Crux “PCT”: Evolving The Perfect Porter

Ah, the poor, sad Porter…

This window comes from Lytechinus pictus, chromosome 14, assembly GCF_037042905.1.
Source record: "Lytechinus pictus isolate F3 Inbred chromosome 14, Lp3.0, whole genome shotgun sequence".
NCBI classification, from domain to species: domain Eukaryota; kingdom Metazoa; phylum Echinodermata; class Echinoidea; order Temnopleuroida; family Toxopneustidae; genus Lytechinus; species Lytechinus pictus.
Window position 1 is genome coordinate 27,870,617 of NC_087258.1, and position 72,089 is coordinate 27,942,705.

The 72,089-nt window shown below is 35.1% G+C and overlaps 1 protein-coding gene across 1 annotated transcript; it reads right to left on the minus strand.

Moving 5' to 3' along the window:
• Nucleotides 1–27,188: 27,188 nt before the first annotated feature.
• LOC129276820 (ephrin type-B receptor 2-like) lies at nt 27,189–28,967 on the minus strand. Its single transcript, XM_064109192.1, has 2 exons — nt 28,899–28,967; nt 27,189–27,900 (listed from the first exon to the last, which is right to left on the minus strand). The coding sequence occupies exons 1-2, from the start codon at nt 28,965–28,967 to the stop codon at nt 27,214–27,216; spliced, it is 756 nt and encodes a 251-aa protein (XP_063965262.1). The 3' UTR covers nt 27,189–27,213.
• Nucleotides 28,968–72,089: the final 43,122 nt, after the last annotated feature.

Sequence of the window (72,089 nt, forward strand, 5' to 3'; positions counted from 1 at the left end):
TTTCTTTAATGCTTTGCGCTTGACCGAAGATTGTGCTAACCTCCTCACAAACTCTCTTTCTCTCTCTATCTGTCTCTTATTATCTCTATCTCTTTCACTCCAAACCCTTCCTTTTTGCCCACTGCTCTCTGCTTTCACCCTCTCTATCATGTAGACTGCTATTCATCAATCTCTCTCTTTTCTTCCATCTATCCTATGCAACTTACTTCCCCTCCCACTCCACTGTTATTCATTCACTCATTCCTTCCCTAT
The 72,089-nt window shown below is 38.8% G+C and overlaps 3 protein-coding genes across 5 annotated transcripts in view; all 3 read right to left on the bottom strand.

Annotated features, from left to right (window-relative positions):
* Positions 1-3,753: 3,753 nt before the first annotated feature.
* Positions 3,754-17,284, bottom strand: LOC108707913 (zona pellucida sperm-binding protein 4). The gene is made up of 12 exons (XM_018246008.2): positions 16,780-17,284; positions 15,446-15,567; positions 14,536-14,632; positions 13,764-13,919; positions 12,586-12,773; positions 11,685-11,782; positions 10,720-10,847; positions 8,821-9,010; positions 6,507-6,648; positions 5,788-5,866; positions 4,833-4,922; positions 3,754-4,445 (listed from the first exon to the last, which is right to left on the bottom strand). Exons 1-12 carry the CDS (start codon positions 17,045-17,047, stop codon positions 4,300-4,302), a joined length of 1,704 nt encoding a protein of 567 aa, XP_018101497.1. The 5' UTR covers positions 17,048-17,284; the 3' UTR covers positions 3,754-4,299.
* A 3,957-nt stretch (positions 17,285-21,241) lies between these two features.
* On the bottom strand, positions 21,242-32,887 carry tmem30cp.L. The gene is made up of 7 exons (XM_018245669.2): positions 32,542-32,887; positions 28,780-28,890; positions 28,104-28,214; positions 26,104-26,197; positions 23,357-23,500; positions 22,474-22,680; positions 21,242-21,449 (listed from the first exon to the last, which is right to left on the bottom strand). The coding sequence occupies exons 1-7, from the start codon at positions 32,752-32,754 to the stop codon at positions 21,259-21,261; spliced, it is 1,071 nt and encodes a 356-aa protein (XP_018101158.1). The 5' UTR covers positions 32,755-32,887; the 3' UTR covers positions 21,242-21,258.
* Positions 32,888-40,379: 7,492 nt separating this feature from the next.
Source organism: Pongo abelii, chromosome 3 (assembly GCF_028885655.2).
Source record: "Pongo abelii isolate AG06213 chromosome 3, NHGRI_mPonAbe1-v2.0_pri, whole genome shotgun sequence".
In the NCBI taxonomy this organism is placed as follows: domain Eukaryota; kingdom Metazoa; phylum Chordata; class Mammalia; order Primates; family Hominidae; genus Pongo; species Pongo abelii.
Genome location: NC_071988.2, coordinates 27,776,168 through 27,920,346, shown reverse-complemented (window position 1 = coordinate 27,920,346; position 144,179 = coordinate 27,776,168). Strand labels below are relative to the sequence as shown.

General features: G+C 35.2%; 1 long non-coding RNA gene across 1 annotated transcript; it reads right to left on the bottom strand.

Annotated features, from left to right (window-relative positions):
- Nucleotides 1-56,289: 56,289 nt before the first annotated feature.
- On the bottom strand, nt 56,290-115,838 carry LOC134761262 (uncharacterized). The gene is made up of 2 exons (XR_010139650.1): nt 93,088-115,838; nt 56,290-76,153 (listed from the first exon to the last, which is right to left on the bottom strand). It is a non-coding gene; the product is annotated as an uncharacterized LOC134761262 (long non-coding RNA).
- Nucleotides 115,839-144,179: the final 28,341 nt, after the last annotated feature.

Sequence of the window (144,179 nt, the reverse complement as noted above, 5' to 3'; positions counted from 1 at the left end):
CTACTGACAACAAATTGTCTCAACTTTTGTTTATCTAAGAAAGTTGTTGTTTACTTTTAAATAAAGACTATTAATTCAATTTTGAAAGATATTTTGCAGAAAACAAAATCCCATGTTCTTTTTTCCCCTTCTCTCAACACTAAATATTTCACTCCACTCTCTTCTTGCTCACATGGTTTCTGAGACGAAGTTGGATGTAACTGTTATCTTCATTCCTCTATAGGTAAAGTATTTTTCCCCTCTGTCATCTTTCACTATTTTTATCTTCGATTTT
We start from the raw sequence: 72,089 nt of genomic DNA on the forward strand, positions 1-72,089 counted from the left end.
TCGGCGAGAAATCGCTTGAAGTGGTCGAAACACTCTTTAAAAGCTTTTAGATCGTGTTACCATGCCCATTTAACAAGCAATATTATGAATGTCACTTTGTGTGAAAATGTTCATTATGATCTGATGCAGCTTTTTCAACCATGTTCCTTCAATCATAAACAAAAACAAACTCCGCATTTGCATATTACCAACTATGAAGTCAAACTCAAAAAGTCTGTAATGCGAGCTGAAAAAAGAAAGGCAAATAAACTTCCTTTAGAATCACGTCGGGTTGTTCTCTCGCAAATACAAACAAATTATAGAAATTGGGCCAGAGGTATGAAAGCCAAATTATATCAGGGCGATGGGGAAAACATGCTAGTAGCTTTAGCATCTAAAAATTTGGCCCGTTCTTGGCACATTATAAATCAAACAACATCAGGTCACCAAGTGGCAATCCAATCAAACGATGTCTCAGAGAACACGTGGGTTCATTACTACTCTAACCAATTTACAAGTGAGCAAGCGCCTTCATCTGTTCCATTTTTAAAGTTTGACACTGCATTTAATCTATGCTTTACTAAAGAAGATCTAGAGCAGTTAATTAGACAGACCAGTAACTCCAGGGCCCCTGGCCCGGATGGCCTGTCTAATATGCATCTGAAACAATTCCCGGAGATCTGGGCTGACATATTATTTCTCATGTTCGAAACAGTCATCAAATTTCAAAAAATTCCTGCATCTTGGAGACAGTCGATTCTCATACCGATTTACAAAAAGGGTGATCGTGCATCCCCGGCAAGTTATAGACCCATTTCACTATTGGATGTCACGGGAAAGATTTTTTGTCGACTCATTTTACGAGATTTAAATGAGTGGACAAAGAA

A little background: in England, truck drivers are called “porters” – and were even before there were trucks. They’re manly men, just like here, and – just like here – they don’t exactly scoff at a cold pint of something. But, in Britain, that “something” was usually a brawny Stout and often at lunchtime…which led to the too-frequent spectre of lorry (Brit for “truck”) drivers being peeled out of crumpled cabs, up against bridge supports, sometimes without a pulse. It was a problem even back when all the porters hauled their wares with horse and cart and Porters were born of necessity, somewhere in the 1722 to 1730 window, when a notable London brewer, Ralph Harwood, was experimenting with blending lots od beers that were lying about in his warehouse. Harwood came up with a lower-alcohol dark that he originally called “entire” or “entire butt” (butt was the old-timey term for “barrel”). and offered it to porters at a nearby produce wholesaler, who liked it so much that Harwood dubbed it “Porter”, in their honor. Drunken porters – believe it or not – was a serious problem and transport company owners, police departments, and Parliament all harrumphed around for years, issuing warnings and scolding drivers and generally being ineffectual…just like here. So when a viable alternative to Stout-driven road rage became available, most of England lapped it up immediately.

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